March 28, 2007 in City

Area pet owners suspicious

By The Spokesman-Review
 
Christopher Anderson photo

Carrie and Darren Johannesen still have their cat toys and bed by the front window of their Spokane home. They are seen here Tuesday holding a package of the tainted Iams food they believe killed Pixie.
(Full-size photo)

To learn more

» For information about the recalled pet food, visit these Web sites:

» “Veterinary Information Network: www.vin.com/

» “FDA: www.fda.gov/oc/opacom/hottopics/petfood.html

» “Menu Foods: www.menufoods.com/recall/

Associated Press

An 11-year-old Bengal cat owned by a Spokane couple may be among the growing number of pets in the Inland Northwest and nationwide to die after eating tainted food, despite official figures to the contrary.

State officials in Washington and Idaho said Tuesday they have had no reports of animals becoming sick or dying in the wake of a recall of 60 million containers of cat and dog food manufactured by Menu Foods Inc. of Canada.

Food and Drug Administration officials were still limiting the death toll to 14 animals nationwide, according to a federal Web site.

But that was small comfort to Spokane residents Carrie and Darren Johannesen, whose cat, Pixie, had to be euthanized March 9 for kidney failure after eating food later confirmed to be part of the recall.

“Nothing’s going to bring her back,” said Carrie Johannesen, 31, who adopted the purebred cat. “Just in the two years we had her, she became part of the family.”

Pixie’s veterinarian, Dr. Brian Hunter of Spokane, said it was difficult to confirm the cause of death, partly because renal failure is very common, especially in older animals.

Several pet owners in Eastern Washington and North Idaho, however, also contended their animals died after eating food possibly tainted with aminopterin, a rodent poison identified as the likely contaminant by New York state scientists.

A 4-year-old cat in Pullman died in January of acute kidney failure possibly related to the food, said Dr. Linda Robinette of the Alpine Animal Hospital.

A 16-year-old cat in Bonners Ferry was treated Tuesday for kidney failure after eating a variety of the recalled food, said Dr. Beth Walker of the Bonners Ferry Veterinary Clinic.

And Lloyd and Teri Weiss of Deer Park said their 8-year-old tabby cat, Snicker, had to be euthanized in December after eating one of 95 recalled brands of “cuts and gravy”-style dog and cat food.

“My wife was kind of fond of that little kitty cat,” said Lloyd Weiss, 45. “I’m a dog person. If they had killed my cocker spaniel, I’d be taking a trip up to Canada myself.”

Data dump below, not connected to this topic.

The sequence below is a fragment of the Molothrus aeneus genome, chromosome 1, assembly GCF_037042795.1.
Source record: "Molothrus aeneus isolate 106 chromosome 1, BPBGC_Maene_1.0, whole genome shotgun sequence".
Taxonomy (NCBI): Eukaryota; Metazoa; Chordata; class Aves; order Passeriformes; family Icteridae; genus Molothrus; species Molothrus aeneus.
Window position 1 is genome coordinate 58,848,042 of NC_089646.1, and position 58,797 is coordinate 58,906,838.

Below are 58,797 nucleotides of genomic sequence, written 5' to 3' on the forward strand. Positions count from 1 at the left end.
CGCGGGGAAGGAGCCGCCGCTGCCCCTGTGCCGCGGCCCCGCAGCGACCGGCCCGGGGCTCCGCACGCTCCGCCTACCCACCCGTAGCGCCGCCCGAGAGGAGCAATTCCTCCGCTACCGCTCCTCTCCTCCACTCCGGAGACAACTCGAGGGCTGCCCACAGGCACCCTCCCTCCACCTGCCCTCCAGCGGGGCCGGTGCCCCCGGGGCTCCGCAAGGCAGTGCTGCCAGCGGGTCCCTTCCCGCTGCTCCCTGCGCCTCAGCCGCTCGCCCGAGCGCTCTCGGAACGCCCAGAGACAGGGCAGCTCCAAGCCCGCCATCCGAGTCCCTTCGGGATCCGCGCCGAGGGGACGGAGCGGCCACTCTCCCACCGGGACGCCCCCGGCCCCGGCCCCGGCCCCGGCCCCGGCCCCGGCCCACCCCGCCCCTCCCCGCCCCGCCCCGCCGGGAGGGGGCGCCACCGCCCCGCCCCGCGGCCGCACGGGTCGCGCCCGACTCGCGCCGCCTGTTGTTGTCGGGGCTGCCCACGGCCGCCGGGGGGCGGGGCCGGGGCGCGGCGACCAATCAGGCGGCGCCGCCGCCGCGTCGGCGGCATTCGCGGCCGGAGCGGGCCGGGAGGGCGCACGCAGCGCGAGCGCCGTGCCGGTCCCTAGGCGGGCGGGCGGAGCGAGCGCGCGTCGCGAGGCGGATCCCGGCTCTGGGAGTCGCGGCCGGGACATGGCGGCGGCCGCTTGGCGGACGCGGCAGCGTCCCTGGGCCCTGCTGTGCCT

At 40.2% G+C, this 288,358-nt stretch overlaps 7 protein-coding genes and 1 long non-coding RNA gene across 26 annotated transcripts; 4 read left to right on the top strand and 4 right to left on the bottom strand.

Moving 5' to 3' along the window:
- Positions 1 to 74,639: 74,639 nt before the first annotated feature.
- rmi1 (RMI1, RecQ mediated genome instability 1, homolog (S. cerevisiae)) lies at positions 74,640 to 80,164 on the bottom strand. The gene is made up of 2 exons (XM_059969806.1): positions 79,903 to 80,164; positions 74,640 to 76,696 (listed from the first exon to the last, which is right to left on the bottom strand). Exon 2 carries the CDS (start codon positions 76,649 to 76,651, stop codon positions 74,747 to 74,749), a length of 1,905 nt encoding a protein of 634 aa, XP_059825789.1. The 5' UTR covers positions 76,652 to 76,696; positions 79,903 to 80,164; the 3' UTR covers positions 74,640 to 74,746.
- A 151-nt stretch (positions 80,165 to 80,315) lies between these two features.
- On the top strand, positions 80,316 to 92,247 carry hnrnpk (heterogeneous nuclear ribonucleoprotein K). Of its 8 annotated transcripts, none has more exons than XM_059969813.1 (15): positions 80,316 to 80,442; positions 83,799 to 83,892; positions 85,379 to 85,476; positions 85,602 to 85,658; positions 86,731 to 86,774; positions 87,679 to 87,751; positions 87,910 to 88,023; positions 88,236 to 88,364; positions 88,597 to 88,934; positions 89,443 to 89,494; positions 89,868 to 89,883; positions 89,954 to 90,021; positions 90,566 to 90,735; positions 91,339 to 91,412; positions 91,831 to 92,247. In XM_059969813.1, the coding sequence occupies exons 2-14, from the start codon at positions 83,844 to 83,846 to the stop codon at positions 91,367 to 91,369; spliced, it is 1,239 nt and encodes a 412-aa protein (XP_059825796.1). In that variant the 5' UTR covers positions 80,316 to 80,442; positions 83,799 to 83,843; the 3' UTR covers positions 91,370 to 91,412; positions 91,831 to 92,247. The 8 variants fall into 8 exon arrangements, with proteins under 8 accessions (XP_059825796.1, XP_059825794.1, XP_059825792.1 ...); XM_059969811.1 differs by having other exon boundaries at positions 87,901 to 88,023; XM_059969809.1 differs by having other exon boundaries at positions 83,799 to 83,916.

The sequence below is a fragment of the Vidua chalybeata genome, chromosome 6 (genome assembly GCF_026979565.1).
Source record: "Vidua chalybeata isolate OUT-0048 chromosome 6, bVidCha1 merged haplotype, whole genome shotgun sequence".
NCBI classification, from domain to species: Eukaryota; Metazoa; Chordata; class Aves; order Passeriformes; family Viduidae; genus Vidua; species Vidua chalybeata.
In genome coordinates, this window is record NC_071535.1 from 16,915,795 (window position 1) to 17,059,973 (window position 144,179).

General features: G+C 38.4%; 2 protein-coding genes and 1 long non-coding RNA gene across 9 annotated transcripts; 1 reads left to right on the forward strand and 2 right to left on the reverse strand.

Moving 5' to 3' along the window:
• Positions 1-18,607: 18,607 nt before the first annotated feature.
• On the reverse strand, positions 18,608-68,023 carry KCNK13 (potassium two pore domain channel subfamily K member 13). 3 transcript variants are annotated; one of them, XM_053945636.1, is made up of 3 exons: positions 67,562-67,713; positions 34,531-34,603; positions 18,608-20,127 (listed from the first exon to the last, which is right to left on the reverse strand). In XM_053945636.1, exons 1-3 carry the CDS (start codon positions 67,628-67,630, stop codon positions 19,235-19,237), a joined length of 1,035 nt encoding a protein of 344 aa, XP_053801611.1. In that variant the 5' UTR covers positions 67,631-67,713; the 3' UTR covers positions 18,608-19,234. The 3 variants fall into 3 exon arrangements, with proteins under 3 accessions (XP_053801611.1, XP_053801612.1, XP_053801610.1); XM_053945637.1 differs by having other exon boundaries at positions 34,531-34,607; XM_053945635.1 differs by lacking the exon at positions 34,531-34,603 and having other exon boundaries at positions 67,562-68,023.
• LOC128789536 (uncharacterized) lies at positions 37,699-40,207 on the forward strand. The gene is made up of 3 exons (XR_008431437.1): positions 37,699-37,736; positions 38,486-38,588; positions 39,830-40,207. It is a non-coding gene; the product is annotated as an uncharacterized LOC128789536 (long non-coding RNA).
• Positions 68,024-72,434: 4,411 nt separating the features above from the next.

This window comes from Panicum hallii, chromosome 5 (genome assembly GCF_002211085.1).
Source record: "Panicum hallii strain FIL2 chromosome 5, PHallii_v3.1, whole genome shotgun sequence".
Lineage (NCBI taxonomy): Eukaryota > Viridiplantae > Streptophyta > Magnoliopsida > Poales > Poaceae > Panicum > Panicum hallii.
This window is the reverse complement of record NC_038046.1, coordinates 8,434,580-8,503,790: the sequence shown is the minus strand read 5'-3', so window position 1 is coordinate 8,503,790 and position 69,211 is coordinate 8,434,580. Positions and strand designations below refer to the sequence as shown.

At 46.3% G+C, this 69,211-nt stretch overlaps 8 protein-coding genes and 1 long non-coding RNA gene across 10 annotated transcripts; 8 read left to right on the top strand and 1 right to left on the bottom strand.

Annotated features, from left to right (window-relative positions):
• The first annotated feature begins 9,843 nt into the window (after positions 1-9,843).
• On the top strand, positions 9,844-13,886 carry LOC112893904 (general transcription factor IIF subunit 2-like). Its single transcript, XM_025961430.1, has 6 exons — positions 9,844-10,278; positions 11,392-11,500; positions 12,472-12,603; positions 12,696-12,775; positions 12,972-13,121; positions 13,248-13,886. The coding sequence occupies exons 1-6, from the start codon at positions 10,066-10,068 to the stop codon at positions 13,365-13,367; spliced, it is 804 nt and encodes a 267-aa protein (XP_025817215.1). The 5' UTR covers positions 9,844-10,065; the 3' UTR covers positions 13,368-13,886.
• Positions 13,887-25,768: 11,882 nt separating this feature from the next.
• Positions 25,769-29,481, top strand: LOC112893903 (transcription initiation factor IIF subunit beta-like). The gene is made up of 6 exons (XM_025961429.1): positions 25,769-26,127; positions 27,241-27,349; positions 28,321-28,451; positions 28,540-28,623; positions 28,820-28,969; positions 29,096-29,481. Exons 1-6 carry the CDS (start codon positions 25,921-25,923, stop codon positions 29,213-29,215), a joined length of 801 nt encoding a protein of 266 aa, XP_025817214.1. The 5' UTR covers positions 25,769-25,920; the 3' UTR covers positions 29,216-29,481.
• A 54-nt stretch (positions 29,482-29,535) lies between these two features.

By Tuesday evening, more than 2,100 pet owners locally and across the country had reported deaths believed to be caused by the recalled food to a Sandpoint-based Web site, www.petconnection.com.

“Definitely the chorus grew so loud that it was heard,” said Dr. Marty Becker, the celebrity Sandpoint veterinarian who is one of the site’s operators.

But state veterinary experts in Washington and Idaho insisted that the chorus hadn’t reached them, even if it had in Oregon, where officials reported 13 deaths among 47 sickened pets.

Charlie Powell, a spokesman for the state veterinary association and the Washington State University veterinary college, said his agency reviewed hundreds of the 15,000 cases they receive each year, looking for a spike in renal failure that could have been tied to the tainted food. They didn’t find it.

“That doesn’t mean that it’s not out there,” Powell said Tuesday. “It just means that we’re not seeing it.”

In Boise, John Chatburn, an administrator with the Idaho Department of Agriculture, said veterinary experts haven’t received a single report.

“I don’t know if none of the bad food was here or what,” Chatburn said.

That’s sharply at odds with figures being reported by several national veterinary groups.

At least 471 cases of pet kidney failure were logged by members of the Veterinary Information Network in the 10 days since the pet food recall was posted, according to news reports.

Letrisa Miller, a member of the board of the American Association of Feline Practitioners, said some 75 cases of pet kidney failure were reported by 24 members of her group. That included 42 cases possibly linked to the tainted food, 33 confirmed links – and 15 deaths.

“I think that (national officials) just are not yet accepting that the numbers out there are from the pet food and I believe they are,” Miller said. “It looks like it’s going to be a large number. And it’s really sad.”


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